British brands are being urged to focus less on short-term sales and invest more in long-term brand building as their value growth and capacity to innovate slips further behind the rest of the world.
Kantar’s 2019 BrandZ ranking of the UK’s 75 most valuable brands reveals more brands are now declining in value than are growing. Thirty-three brands increased their value by an average of 13% in 2019, while one brand showed no change (Mini) and 38 brands declined in value, by an average of 12%.
This means there has been an overall year-on-year decline of 3% in the UK – well behind the growth rates of both the global economy, which is up 3.7%, and BrandZ’s Top 100 most valuable global brands, which increased 7%.
Vodafone remains the UK’s most valuable brand, worth $26.5bn, followed by HSBC on $23.2bn and Shell on $20.bn.
Yet while these three brands continue to contribute much of the top 75’s combined value of $263.3bn, this is more to do with their financial strength, rather than because they are doing well in brand equity terms.
If their value continues to slide on the downward trajectory it is on, it is likely these brands will drop out of the global ranking within the next five years, meaning UK brands will disappear from the global ranking completely.
Brand value is determined by multiplying a brand’s financial value with its brand contribution – the proportion of financial value generated by its ability to increase purchase volume and charge premium.
Risers, newcomers and dropouts
Deliveroo, Costa Coffee and BrewDog are growing in value faster than any other UK brand in 2019, showing that speed, convenience, standout customer experience and communications can make all the difference at a time when consumer spending and marketing are being impacted by austerity and – Britain’s favourite word – uncertainty.
Over the last 12 months, Deliveroo has increased its value by 54% to $1.4bn, putting it at number 50 in the rankings, while Costa Coffee’s value is up 48% to $1.5bn, no doubt boosted by Coca-Cola’s acquisition of the brand at the beginning of the year.
BrewDog is the next fastest riser, up 40% to $1.2bn, followed by Ocado and Innocent which both saw 35% year-on-year growth.
The sheer profile of UK brands has bolstered their success thus far, but this is not sustainable without meaningful difference.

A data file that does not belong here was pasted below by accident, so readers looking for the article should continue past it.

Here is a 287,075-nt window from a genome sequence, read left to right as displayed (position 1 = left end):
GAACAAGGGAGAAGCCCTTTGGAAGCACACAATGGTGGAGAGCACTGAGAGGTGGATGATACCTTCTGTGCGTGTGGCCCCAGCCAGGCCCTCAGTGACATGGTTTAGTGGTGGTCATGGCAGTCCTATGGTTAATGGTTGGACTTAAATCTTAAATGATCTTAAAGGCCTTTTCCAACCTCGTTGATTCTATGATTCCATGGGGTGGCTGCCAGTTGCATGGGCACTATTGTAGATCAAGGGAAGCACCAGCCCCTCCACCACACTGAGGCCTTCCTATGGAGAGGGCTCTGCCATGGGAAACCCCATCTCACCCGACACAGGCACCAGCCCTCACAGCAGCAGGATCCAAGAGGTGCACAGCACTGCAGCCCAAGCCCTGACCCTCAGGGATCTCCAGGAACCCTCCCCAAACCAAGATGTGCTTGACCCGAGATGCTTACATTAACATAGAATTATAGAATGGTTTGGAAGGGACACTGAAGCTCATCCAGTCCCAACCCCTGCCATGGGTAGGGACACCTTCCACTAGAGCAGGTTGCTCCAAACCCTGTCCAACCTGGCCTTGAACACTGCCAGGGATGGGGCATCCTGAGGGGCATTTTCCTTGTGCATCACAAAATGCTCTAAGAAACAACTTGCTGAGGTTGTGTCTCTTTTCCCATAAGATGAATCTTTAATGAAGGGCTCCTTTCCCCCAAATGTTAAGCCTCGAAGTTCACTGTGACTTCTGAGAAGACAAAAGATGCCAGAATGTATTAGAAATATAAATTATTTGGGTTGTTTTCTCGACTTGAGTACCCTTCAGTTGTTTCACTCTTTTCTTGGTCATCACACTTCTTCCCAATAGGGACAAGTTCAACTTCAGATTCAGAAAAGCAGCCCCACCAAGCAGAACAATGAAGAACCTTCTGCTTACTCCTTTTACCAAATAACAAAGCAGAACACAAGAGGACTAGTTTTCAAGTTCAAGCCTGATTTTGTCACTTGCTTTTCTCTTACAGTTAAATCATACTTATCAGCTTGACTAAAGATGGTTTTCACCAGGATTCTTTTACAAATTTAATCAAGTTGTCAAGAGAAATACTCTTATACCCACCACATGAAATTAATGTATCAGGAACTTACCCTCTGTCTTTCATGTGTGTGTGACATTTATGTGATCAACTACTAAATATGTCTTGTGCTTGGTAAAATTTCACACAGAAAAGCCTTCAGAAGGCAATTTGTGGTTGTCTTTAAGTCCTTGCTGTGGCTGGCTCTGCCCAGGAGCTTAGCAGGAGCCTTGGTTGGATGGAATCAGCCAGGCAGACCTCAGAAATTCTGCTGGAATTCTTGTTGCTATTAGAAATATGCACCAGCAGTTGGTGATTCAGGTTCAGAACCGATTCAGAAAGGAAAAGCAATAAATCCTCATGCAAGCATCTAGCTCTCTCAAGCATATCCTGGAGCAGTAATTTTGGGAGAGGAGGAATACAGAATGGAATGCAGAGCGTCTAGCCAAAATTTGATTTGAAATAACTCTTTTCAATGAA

Martin Guerrieria, BrandZ
There were three newcomers to the top 75 as well. WHSmith has joined the ranking in 68th place with a value of $732m, Aston Martin at number 69 with a value of $718m and Halifax at number 70 and a value of $701m.
This means three brands have been bumped from the list – Superdry, Bellway and Berkeley.
Some of the brands with the biggest declines in value include William Hill, which was down 31%; Land Rover down 30%; John Lewis and Jaguar, which both saw their value fall 27%; British Gas, down 20%; and Marks & Spencer, which fell by 18%.
Martin Guerrieria, global BrandZ research director, says the latest ranking is a “call to arms” for brand-building and a warning to UK brands that have been over-reliant on their fame.
“Economic uncertainty has led to a lack of investment in long term brand building, and a focus on short-term outcomes such as driving sales,” Guerriera says.
“The sheer profile of UK brands has bolstered their success thus far, but this is not sustainable without meaningful difference, which can only be created through brand building. To avoid losing more ground, brands must reinvigorate their offer and revitalise their connection with consumers – building on their salience to prove their continued relevance.”
Complacency is going to be a killer for some of those big brands if you’re not investing.
Martin Guerriera, BrandZ
Guerriera cites Kraft Heinz as an example of a brand that was complacent and didn’t spend enough to retain its relevance with consumers.
“That relevance factor and guarding against complacency is critical,” he says. “What we’re trying to do here is say to these big valuable UK brands: be careful. It’s easy to say times are changing but we are starting to see some of those disruptive brands become more high-profile and complacency is going to be a killer for some of those big brands if you’re not investing.”
Indicative of the shape of the UK market, services and retail brands dominate the top 75, with 25 telecom providers, 16 banks, 13 energy providers and 12 retailers accounting for 67% of the total value.
Tesco, at number seven, is the UK’s top retail brand, worth $9.16bn, followed by Next at 22, Asda at 23, Sainsbury’s at 24, and Marks & Spencer at 27. John Lewis comes in at 66 in the rankings with a value of $800m – only slightly ahead of newcomer WHSmith.
However, UK retail still lags far behind the global market and grew its value by just 3% in 2019, compared with the 25% recorded globally. Another sign that speed and convenience are key drivers of growth, if Ocado and Very – another fastest riser, up 21% year on year – were taken out of the mix, the UK retail market would actually be down 1%.
“The UK is a phenomenal market to be associated with, and there’s a huge opportunity for brands to grow, even in these challenging times,” says Jane Bloomfield, chief growth officer at Kantar UK.
“Consumers’ habits and attitudes have changed – they demand convenience and a great experience, and they’ve become more price sensitive. Brands mustn’t lose touch with this; if they do, they’ll be at risk from disruptors who can deliver everything consumers want. Brands need to understand and adapt to evolving needs and expectations, in order to stand apart from the competition and give people a reason to buy.”